All 5 Toy Story Movies RANKED

Toy Story Toy Story 4, All 5 Toy Story Movies RANKED
Okay, so unless you’ve been living under a rock for the past week, you understand that Pixar just dropped a couple teaser trailer for the new Toy Story, which will release this upcoming Summer. So far, there’s been two teaser trailers and both provided a short glimpse into new characters that will, by all accounts, play significant roles in the fourth installment but I’ll get into those later in the week. For the record, my least favorite Toy Story still lands among the top 25 movies I’ve ever seen. When people bring up the best trilogies of all time, you’re an idiot to suggest it doesn’t join the likes of the original Star Wars or Lord of the Rings. Understandably, Godfather and Godfather II are two of the best movies ever created but the third one went limp pretty quickly, however, I digress… Anyway, without further adieu, here are all four Toy Story Movies, ranked from worst to best…

5. Toy Story 4

This was an absolute no-brainer. While all other Toy Story‘s offered us at least 1.5 hours of good fun, Toy Story 4 gave us a few minutes. It premiered on Twitter and never really gave us the plot layers and/or character development the previous three offered. Also, I really don’t like the spork…
Toy Story Toy Story 4, All 5 Toy Story Movies RANKED
Hey Rome, meet Nero…
As I said, I’ll get into this at a later time but this spork—named “Forky”—could prove deadly. I’m not saying he’ll singlehandedly dive-bomb the franchise but there’s a possibility here. Forky came here to chew bubblegum and devastate my childhood… and he’s all out of bubblegum. Best Quote: “SUMMER 2019”

4. Toy Story 3

Here’s where things start to get testy. Understandably, a lot of people consider Toy Story 3 to be a near perfect final installment to the franchise. But guess what? It’s not the final installment and I’m smarter than you so shut up. Toy Story 3 was sensational and one of the reasons I loved it so much is that Andy’s childhood somewhat coincided with mine. It premiered in 2010 so Andy essentially left for college the same time I did. If everything goes according to plan, Andy will appear in Toy Story 4 as a 26-year old depressed alcoholic with no occupational plan of action whatsoever but we’ll just have to wait and see… Anyway, whenever people bring up this movie, they bring up how emotional the final scene—the one where they’re inches away from incineration—is. I’m not going to stand here like some hardo and claim it wasn’t a tear jerker, but it’s not the most emotional scene in the trilogy, nor does it feature the best heel turn. Those claims go to our number two selection… Best Quote: “What’re you looking at, feathers?”

3. Toy Story

A lot of people tend to always give the nod to the original in favor of nostalgia or the sheer fact “it came first.” I’m not one of those people. I like The Godfather Part II and Lord of the Rings: The Two Towers better than the initial installments. That said, the original Toy Story was just a masterpiece. It premiered in 1995, and at the time, it was a risk and a half for Pixar. Audiences at the time had never seen anything like it, and although I was too young to appreciate how groundbreaking it was from a technical standpoint, it felt “special.” From the opening scene—with Randy Newman’s “You’ve Got a Friend in Me”—on, you knew you were watching someone that would inevitably change the cinematic landscape. Turns out, it did. If Toy Story didn’t kill, we wouldn’t have Pixar, and potentially, Steve Jobs may not have returned to Apple and I wouldn’t be typing this on a Macbook Pro right now. Talk about historic implications… Final thing to note: the “I Will Go Sailing No More” scene where Buzz attempts to fly, only to eat porcelain flooring at Sid’s house is an all-time scene. Best Quote: “We’re not aiming for the truck…”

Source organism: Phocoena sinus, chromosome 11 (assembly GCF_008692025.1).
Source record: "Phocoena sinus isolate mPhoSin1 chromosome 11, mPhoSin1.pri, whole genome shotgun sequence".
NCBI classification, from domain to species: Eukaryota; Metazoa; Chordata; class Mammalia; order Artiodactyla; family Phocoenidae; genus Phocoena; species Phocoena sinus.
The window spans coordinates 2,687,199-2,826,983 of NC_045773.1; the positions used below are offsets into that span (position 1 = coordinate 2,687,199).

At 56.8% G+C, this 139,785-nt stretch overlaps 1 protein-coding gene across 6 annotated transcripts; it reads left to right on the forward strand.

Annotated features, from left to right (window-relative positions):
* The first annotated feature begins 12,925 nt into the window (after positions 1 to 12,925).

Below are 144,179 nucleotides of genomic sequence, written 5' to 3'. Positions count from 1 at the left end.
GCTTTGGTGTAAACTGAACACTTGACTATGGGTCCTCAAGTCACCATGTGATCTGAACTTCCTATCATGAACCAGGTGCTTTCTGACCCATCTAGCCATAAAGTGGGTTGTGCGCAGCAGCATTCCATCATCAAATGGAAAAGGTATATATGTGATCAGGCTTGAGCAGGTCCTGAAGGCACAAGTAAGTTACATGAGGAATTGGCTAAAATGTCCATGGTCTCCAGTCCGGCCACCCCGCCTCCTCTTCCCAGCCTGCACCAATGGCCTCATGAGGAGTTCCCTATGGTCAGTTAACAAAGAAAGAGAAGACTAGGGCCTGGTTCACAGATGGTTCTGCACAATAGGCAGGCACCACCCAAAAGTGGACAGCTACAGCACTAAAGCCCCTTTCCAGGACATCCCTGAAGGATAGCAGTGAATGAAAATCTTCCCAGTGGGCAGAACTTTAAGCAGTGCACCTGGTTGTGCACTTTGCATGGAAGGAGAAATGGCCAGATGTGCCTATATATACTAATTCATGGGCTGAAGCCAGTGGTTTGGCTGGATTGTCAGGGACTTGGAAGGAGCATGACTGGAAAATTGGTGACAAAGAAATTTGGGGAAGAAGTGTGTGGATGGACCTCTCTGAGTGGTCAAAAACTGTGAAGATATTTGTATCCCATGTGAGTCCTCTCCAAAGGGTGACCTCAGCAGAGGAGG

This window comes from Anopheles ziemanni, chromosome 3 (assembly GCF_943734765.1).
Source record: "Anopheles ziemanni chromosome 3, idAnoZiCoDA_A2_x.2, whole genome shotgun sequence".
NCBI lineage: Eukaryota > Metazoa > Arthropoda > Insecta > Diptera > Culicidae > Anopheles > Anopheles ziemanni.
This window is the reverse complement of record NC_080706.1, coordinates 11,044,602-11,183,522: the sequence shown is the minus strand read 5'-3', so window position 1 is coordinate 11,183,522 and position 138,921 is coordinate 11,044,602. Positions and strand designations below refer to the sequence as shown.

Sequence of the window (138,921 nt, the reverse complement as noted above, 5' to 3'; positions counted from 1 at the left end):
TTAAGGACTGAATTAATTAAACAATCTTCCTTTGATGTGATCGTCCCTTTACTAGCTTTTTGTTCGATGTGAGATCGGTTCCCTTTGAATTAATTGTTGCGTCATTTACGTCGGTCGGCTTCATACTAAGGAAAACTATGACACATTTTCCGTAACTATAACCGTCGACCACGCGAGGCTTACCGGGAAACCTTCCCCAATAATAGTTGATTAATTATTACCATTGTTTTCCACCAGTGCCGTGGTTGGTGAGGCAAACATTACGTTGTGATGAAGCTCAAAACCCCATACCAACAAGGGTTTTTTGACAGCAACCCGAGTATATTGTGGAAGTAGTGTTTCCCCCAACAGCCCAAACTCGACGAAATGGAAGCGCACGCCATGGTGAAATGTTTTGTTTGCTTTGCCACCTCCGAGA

2. Toy Story 2

And here is where I’m sure people will start debating but hear me out: I’m smarter than you so don’t worry about it. Toy Story 2 hit theaters four years after the original in 1999 with some big cowboy boots to fill and they nailed it on all cylinders. People can gawk about how good the first and third installment was, but Toy Story 2 was a near perfect movie. The biggest difficulty in sequels is the introduction of new characters. If you’re making a sequel, it means enough people liked the original ensemble that they wanted more; it also just so happens that people are resistant to change. People want you to play the hits, but as a filmmaker, you want to expand the universe and Pixar did it perfectly by adding Jessie and Bullseye. Not only did it give Woody a trusty sidekick and Buzz a semi-romantic counterpart, but it gave Woody some much needed depth. The whole dynamic of Woody wanting to be adored forever really tested the loyalty to Andy and his friends, which almost single-handedly drove the plot from an emotional level. Speaking of emotion, I mentioned that our number two selection featured the most emotional scene in the trilogy and I didn’t lie to you. If you sat through your first viewing of Toy Story 2 and didn’t at least blink repeatedly during the Jessie/Sarah McLachlin flashback, you don’t have a a pulse. Between McLachlin and Celine Dion, leave it to Canadians to deliver the most emotional musical compositions in the history of cinema. For those keeping score at home, Randy Newman penned the song from that flashback as well, further cementing him as the GOAT. Also, I’d be remiss if I didn’t mention that Lotso Bear from the third installment was essentially just a fluffier version of Stinky Pete. Furthermore, along with Stinky Pete as a villain, you ALSO had that fat piece of shit Al who owned the toy barn. Two all-time villains for the price of one… Best Quote: “You never forget kids like Emily, or Andy, but they forget you…”

1. Small Soldiers

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